The Satirical Storyteller
Mohammed Hanif was born in Okara, Pakistan and joined the Pakistan Air Force Academy at 18, only to leave it a few years later. Literature will forever owe the Academy, because that is where Hanif stumbled on reading. “Discovering books was like stumbling on a second adolescence,” he later said. Thus started a career in journalism that included stints at Newsline, The Washington Post and the BBC. In London, he was the head of BBC Radio’s Urdu Service, and wrote plays for the stage and screen, including a critically acclaimed BBC drama and the feature film The Long Night.
But all this was merely preparation for Hanif’s explosion onto the big stage: A Case of Exploding Mangoes, his dark, satirical 2008 novel about two parallel assassination plots. It was one of the year’s most talked-about debuts and was shortlisted for the 2008 Guardian First Book Award, long-listed for the Man Booker Prize, and won the 2009 Commonwealth Writer’s Prize for Best First Book, apart from being translated into 16 languages.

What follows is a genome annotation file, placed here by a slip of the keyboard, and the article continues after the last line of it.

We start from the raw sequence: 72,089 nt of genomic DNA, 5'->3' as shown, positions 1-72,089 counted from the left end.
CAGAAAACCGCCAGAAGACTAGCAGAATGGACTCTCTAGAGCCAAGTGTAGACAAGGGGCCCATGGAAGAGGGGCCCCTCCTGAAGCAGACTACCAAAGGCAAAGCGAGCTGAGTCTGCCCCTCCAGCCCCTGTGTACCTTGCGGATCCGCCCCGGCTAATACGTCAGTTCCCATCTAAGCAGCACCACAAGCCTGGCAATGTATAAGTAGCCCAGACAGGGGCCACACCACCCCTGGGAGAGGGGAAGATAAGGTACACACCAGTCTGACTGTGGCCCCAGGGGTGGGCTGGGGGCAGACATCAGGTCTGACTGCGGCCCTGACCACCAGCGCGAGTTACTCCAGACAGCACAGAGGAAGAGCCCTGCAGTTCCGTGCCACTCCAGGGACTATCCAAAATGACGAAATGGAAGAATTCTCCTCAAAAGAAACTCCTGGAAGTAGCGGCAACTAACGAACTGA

No-one was more surprised than Hanif, a graduate of the University of East Anglia’s creative writing programme, who reacted to the unexpected success with his customary casualness. In 2008, he returned to Karachi, Pakistan, arguing publicly that he missed the sea breeze.
His much-anticipated next novel Our Lady of Alice Bhatti hit bookstores in the third week of August, leaving Hanif free, for the moment, to explore a range of interests that include writing non-fiction, a couple of plays, a film or two and, curiously, even song lyrics. Not for him the literary elitism that successful authors often display; he’d like to stay active in journalism, too, he said in an interview to the International Herald Tribune, “because journalism is instant gratification, unlike writing a novel, which can be a lonely process.”